The arrival of driverless vehicles is expected to spark a mass exodus among city dwellers and hipsters as they decant into the suburbs to take advantage of green living as well as fresh clean air.
Lengthy commutes will suddenly become easier as self-driving cars take the strain, making journey times faster and less stressful, according to a leading British conservationist.
Dr. Timothy Hodgetts, from Oxford University, believes reduced travel times in vehicles will allow passengers to relax, or even work, and prove a deciding factor on where people choose to live in the next decade.
He warned, however, the expected switch will also provide planners with a major challenge as they try to minimize the threat to the green belt.
"Self driving cars will change how we live, in all sorts of ways. But they won't just affect us humans — the coming revolution in autonomous transport has significant implications for wildlife as well," Dr. Hodgetts explained.
Nature conservationists and planners need to think hard about the impact of driverless vehicles, most notably in terms of urban sprawl. In some ways, wider developments bode well for the environment.
"Already the latest breed of electric cars have reduced carbon emissions," Dr. Hodgetts revealed, and driverless cars will further cut overall energy use.
"Unlike human drivers, computers can avoid the 'concertina' effect of needless acceleration and braking that exacerbates congestion. And, as autonomous vehicles aren't restricted by human reaction times, it may make sense to increase speed limits for them on major inter-city routes. So driverless cars promise a future of faster journey times with much reduced environmental impacts. They may even mean less wildlife roadkill," Dr. Hodgetts said.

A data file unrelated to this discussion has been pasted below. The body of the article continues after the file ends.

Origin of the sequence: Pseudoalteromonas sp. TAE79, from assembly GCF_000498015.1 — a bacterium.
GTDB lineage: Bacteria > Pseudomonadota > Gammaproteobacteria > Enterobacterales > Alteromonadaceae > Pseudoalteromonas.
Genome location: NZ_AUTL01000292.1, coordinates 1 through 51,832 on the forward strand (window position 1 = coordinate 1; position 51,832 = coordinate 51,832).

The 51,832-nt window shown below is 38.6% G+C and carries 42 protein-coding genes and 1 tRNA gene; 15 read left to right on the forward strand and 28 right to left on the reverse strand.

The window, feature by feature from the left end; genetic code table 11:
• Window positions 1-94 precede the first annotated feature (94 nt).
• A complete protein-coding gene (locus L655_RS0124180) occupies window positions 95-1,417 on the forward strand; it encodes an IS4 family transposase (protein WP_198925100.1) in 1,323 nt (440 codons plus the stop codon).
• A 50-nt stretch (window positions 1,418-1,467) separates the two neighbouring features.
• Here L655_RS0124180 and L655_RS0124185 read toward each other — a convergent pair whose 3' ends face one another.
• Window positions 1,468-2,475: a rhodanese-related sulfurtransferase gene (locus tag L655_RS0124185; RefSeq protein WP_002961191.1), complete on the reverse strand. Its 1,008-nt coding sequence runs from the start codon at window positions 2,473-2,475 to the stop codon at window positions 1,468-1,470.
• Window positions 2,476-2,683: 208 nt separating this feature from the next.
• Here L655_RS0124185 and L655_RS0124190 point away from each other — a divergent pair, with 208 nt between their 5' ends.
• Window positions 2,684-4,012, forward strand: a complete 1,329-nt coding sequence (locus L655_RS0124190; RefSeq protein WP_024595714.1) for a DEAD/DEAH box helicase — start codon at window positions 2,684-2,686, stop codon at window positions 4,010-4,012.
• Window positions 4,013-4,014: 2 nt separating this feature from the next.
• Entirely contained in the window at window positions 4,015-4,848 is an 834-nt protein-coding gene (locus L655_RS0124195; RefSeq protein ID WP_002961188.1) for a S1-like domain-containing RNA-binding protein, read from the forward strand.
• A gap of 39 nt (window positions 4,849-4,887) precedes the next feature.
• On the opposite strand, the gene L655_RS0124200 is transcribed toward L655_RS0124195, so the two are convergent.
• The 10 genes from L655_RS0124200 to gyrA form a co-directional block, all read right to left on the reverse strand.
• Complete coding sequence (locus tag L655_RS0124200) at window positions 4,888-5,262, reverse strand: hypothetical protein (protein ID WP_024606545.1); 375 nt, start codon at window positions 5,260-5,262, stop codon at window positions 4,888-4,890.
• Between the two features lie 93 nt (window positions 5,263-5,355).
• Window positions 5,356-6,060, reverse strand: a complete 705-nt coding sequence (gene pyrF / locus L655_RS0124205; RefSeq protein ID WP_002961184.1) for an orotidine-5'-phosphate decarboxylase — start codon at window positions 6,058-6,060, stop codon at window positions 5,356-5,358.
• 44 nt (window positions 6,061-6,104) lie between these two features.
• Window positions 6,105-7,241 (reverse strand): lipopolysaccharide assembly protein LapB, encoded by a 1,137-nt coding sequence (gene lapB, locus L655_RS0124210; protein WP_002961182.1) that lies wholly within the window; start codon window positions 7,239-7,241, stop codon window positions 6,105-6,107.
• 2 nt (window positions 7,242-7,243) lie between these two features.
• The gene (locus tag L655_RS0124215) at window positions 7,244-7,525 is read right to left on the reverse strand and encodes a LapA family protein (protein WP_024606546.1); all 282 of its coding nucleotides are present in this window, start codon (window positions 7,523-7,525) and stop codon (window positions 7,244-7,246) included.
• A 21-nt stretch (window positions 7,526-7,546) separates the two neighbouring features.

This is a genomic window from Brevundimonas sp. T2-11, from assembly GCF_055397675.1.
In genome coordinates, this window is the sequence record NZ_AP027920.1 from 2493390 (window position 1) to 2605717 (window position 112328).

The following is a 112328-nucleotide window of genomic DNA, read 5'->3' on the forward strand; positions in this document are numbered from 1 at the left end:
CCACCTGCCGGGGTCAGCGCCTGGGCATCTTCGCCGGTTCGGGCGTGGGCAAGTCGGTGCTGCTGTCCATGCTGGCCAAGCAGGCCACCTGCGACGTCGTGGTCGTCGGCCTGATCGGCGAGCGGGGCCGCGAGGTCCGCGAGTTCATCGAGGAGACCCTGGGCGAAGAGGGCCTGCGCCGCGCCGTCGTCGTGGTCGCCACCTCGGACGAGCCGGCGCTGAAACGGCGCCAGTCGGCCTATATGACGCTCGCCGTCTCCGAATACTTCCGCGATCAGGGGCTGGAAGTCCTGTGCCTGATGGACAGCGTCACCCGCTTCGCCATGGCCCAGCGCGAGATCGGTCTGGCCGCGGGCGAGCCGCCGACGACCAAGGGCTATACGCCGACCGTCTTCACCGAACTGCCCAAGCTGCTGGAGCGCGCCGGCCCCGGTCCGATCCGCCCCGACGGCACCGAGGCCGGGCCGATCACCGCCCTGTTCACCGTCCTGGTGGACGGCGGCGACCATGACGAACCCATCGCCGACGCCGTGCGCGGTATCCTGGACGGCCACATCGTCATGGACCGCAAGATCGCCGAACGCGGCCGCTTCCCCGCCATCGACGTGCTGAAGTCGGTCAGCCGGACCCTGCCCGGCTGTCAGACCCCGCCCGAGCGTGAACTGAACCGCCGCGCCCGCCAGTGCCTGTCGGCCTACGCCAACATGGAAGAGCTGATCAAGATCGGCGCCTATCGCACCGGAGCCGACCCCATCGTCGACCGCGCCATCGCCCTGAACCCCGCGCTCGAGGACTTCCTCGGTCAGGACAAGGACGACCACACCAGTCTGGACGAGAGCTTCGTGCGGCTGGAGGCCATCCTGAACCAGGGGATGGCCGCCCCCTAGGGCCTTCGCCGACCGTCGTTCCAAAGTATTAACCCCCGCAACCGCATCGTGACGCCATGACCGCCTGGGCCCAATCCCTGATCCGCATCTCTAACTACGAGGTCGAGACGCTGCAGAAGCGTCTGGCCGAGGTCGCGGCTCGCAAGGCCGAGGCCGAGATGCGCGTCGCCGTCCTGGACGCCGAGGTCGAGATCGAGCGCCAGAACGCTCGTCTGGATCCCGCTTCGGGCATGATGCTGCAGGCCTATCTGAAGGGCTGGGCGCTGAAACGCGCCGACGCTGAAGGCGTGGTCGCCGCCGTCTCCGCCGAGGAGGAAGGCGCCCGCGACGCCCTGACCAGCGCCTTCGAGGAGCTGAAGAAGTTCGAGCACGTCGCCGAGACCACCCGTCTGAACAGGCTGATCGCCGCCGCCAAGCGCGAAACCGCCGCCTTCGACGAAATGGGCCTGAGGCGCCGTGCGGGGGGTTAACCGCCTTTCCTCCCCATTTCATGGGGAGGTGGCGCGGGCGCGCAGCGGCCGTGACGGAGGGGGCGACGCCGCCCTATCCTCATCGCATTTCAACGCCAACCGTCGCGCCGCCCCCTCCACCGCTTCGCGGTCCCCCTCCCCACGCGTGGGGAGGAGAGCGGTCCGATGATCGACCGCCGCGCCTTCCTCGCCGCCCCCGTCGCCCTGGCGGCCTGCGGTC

The academic maintains autonomous vehicles will promise a future in which passengers will be able to make better use of their time.
"Coupled with faster journey times, the incentives to live further out of town will increase significantly. There are both push and pull factors at work here: sky-high residential prices in most cities push people away from urban centres will healthy environments and green living pull people towards the hinterlands," he said.
The limiting factor in suburban spread is often travel time, either by public or private means. Driverless cars fundamentally alter the equation.
"However existing planning policies are generally based on current transport systems. The green belt was developed to reduce urban sprawl and restrict city-style development within a confined area," he said, but was in danger of "becoming a thin layer in a sandwich of every-spreading suburbanization" in coming decades.
The UK government remains fully focused in its attempts to make Britain a world leader in the development of autonomous vehicles.
Already taxpayer-funded driverless car projects have been introduced in a number of cities, including London, Coventry, Bristol and Milton Keynes.
More recently, UK ministers confirmed autonomous lorries will be tested on motorways in 2018.
Assuming things go according to plan, they could reach the marketplace within five years.
Regarding impact on the countryside, Dr. Hodgetts has urged planners to learn from lessons already in place.
Innovations such as bear bridges in the Banff national park in Canada could be incorporated in Britain, where bridges are covered with grass, shrubs and trees to create a natural habitat.
Another possible idea to be explored, he added, would be hiding countryside roads in tunnels.